Giving Up Leadership

However, Black professionals, parents, and others of color have had only limited, if any, input Into the policy, design, and implementation processes of these for-profit educational companies. In an ironic twist, then, urban superintendents of color are discharging their educational leadership responsibilities and the hopes and aspirations of their core constituency - inner-city parents of color - to majority educators/business persons.  In other words, after decades of efforts by Black community activists to wrest control of urban school systems from Whites In the first place, “superintendents of color are passing the buck back to the man (or woman).”

The two biggest operatives in the for-profit educational arena - the Edison Project, a subsidiary of Whittle Communications of Nashville, Tennessee, and Educational Alternatives, Inc. of Minneapolis, Minnesota - are headed by White males who have had limited experience and/or success in educating children of color of any economic status. Although the former Detroit Public Schools superintendent, who recently resigned, has been brought on board by the Edison Project, she had no input into setting the corporate direction. Likewise, Educational Alternatives, Inc., also has employed former Black school teachers and administrators to do liaison work on its behalf with urban districts as most of the superintendents and board members in these systems, who have to be lobbied for contracts, are Black.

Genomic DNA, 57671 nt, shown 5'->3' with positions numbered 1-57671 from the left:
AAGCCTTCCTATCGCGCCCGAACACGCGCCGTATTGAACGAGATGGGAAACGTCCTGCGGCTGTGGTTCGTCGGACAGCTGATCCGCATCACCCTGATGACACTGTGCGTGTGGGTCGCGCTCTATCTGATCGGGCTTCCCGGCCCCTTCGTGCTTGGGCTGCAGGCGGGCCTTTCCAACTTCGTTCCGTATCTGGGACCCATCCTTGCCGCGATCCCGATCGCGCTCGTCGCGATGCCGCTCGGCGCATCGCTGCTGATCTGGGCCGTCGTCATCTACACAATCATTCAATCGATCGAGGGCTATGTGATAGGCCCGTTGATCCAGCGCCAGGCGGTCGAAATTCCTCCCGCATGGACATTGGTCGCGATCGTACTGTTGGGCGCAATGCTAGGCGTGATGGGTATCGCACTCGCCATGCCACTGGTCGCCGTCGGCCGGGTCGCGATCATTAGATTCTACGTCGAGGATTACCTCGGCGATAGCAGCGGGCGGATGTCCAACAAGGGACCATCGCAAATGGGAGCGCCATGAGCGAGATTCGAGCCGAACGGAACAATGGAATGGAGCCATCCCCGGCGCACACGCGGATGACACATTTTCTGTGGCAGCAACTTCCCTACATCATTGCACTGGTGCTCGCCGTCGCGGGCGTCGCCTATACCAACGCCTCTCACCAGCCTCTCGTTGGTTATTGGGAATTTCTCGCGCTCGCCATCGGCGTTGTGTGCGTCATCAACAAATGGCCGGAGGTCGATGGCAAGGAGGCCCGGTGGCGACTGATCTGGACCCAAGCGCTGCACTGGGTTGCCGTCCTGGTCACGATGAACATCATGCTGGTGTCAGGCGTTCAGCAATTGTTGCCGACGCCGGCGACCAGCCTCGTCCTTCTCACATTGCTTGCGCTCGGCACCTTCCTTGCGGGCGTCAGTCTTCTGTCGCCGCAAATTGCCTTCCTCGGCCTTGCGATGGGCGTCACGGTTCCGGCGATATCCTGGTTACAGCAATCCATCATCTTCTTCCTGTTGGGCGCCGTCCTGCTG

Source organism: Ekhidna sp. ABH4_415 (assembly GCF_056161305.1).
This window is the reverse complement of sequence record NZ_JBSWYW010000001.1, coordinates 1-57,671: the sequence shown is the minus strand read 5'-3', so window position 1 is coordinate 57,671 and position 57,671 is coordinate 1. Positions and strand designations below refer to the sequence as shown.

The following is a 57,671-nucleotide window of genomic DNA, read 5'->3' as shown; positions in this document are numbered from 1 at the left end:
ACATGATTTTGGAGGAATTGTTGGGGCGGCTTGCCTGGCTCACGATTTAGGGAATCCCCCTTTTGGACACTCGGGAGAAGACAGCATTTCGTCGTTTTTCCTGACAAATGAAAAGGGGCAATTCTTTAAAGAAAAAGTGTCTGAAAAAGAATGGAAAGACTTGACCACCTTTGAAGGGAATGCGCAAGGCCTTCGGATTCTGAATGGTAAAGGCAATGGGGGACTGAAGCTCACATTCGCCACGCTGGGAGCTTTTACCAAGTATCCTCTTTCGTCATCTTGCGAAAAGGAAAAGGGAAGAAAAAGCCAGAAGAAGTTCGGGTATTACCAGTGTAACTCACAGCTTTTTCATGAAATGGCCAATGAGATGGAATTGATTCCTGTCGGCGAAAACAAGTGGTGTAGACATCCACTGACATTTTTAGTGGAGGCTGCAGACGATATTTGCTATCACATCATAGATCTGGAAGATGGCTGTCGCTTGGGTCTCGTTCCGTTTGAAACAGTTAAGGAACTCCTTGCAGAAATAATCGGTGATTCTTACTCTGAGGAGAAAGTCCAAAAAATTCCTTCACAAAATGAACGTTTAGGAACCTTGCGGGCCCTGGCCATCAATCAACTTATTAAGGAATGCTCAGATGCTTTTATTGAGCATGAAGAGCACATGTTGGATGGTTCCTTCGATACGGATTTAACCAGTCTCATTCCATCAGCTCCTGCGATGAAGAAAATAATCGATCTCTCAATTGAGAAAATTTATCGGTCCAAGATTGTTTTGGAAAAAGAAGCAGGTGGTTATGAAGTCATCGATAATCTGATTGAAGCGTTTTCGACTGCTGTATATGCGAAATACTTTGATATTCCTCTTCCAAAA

“Though public sector educators are not achieving the results that their constituents would like, there is currently no evidence available to suggest that for-profit educational companies will do any better or that they possess any special educational expertise in working with poor students of color. As already indicated, there are no long-term track records of educational success among these companies either as independent entities or in the collective experiences of their employees. Therefore, it would be appropriate to conclude that they will not be educational panaceas for inner-city children.

“The outcome of this initiative is far from certain, but it is bringing with it some very strange fruit so delightfully different, and yet so hauntingly familiar.”

Please Note: 1993 MPS School Board Director Leon Todd wrote that “… only curriculum reforms, or should I say curriculum re-reforms like back to the basics, can make a positive change, and maybe class size or intact nuclear families will help too.  Most all other reforms have a hidden political agenda from the get go.” 

Dr. Farrell is Professor of Educational Policy and Community Studies at the University of Wisconsin-Milwaukee (UWM) where he also serves on the graduate faculty In Urban Studies; Dr. Johnson is E. Maynard Adams Professor of Geography. Sociology, and the Kenan Flagler Business School at the University of North Carolina at Chapel Hill (UNC); and Or. Jones is Professor of Education at the University of Michigan at Dearborn (UMD) and president of the National Urban Education Association

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Last edited by Tyler Schuster.   Page last modified on July 26, 2014